So was Moses. So should I.
So I resolved just to let her follow her course and she would let me know what to do.
Listen to the Poem
I have always enjoyed reading my poetry to others, and had always wanted to try a little multi-media project including a slideshow of photos with narration. In February 2012 I lost my 20-year-old kitty Cookie, my best friend from practically the day she joined my household as a rescue and who spent many long days and nights over those years staying by my side as I found my creative life; I created this first recorded presentation in honor of her.
There are no photos of Cookie or any other cats in this; though I wrote it for Moses and dedicate this project to Cookie, it is what I found I feel about love, loss, and letting go. I was led to this knowledge, of course, by my cats. Thank you, my feline muses, as always, for showing me the way.
It’s also not timed quite right as some of the groups of images are shorter or longer than the stanza. Some of the photos I included at the end are from significant moments, for instance, the asters on Cookie’s picnic table bench from a morning Cookie and I were in the yard last October, the “Wolf Moon” in the bare tree and the sunset with the evening stars references to my mother who also passed last year at this time. Coordinating, more or less, with the second verse, the forsythia with the tiny song sparrow in the middle of it is actually from the morning of February 2 as I held Cookie on my lap and knew her process of dying had begun; it was the day of transition from winter to spring and all the birds were singing their spring songs, and a song sparrow landed very near to us and sang for a while.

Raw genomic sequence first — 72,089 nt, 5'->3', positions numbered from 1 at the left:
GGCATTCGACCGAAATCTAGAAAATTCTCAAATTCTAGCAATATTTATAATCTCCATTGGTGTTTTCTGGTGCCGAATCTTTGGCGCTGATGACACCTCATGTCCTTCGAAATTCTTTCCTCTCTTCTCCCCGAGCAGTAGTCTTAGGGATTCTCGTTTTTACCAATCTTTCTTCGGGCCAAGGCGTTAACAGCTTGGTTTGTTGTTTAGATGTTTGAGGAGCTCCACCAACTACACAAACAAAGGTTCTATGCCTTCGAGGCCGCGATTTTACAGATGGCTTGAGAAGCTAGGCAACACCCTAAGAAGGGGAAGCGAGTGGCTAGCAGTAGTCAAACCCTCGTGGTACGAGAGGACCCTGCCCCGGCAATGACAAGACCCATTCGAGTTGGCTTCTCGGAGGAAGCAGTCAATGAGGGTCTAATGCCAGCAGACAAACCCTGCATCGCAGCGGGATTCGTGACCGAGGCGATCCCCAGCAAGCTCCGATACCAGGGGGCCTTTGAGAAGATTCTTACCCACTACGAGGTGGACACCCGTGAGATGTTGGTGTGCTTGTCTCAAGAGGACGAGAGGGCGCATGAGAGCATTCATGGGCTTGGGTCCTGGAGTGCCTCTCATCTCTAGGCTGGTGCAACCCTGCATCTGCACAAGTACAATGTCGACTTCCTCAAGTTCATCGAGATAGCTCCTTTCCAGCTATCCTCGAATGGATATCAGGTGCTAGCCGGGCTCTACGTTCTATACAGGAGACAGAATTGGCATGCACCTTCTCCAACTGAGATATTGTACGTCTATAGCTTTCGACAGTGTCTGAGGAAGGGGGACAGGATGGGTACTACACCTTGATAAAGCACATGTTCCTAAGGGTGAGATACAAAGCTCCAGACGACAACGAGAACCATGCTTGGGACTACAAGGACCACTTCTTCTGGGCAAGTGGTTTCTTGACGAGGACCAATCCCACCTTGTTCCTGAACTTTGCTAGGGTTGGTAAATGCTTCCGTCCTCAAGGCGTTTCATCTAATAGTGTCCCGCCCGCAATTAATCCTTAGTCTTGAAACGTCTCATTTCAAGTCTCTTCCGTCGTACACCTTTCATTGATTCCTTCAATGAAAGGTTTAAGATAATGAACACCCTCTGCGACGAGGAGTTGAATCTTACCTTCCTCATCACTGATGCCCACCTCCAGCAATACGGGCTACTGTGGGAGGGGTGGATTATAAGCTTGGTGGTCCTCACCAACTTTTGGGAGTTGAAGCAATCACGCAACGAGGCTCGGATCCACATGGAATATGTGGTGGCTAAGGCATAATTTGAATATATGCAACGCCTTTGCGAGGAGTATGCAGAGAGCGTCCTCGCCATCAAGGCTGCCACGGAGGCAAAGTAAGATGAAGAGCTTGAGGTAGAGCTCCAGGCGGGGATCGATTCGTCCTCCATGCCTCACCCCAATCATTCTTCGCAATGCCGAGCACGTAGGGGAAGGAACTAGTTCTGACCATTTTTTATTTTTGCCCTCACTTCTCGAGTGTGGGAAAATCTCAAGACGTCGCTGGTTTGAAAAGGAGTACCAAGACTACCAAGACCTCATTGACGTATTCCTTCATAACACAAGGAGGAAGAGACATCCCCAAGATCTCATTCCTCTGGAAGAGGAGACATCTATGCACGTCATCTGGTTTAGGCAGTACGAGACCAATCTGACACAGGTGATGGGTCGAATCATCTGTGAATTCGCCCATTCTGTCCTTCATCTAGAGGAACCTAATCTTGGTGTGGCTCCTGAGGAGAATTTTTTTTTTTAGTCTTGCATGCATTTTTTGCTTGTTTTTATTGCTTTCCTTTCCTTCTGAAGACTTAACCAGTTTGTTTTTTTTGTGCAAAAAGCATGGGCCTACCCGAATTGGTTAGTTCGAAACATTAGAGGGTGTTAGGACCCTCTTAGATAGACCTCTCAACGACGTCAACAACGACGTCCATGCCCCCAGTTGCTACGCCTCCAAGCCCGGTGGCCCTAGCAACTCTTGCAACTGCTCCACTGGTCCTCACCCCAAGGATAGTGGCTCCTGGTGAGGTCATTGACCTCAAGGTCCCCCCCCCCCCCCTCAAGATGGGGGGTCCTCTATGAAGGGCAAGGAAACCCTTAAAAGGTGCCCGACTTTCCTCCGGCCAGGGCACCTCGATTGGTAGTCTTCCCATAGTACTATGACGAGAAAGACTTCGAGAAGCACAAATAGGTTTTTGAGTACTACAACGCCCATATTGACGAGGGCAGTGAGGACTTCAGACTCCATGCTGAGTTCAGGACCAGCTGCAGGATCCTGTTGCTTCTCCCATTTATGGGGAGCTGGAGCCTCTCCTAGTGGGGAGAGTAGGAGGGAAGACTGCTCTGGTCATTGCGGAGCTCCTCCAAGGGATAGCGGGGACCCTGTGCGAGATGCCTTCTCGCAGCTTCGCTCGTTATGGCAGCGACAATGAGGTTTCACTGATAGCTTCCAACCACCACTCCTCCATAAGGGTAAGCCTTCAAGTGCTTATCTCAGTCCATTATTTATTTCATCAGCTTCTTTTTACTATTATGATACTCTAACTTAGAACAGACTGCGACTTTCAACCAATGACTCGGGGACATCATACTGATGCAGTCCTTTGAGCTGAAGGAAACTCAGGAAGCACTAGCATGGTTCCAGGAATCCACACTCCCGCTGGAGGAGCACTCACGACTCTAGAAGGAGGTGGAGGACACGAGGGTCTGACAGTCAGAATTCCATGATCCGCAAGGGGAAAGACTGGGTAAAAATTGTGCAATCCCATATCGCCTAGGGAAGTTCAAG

I could have gotten a better microphone too, but I will stop explaining and making excuses, and I hope you enjoy it. Watch the video below or click here to see the video on YouTube, “Things I Found in the Woods”.
“Things I Found in the Woods” recording © 2012 Bernadette E. Kazmarski
I read this poem as part of my 2008 annual poetry reading and art exhibit, “Winter Twilight”.
Paths I Have Walked, collected poems.
I’m proud to offer a folio of my poetry
Paths I Have Walked: the poetry and art of Bernadette E. Kazmarski
FROM FOUR ANNUAL POETRY READINGS AT ANDREW CARNEGIE FREE LIBRARY & MUSIC HALL IN CARNEGIE, PA
People who attended one or more of my poetry readings encouraged me to publish some of my poetry in a book from the beginning.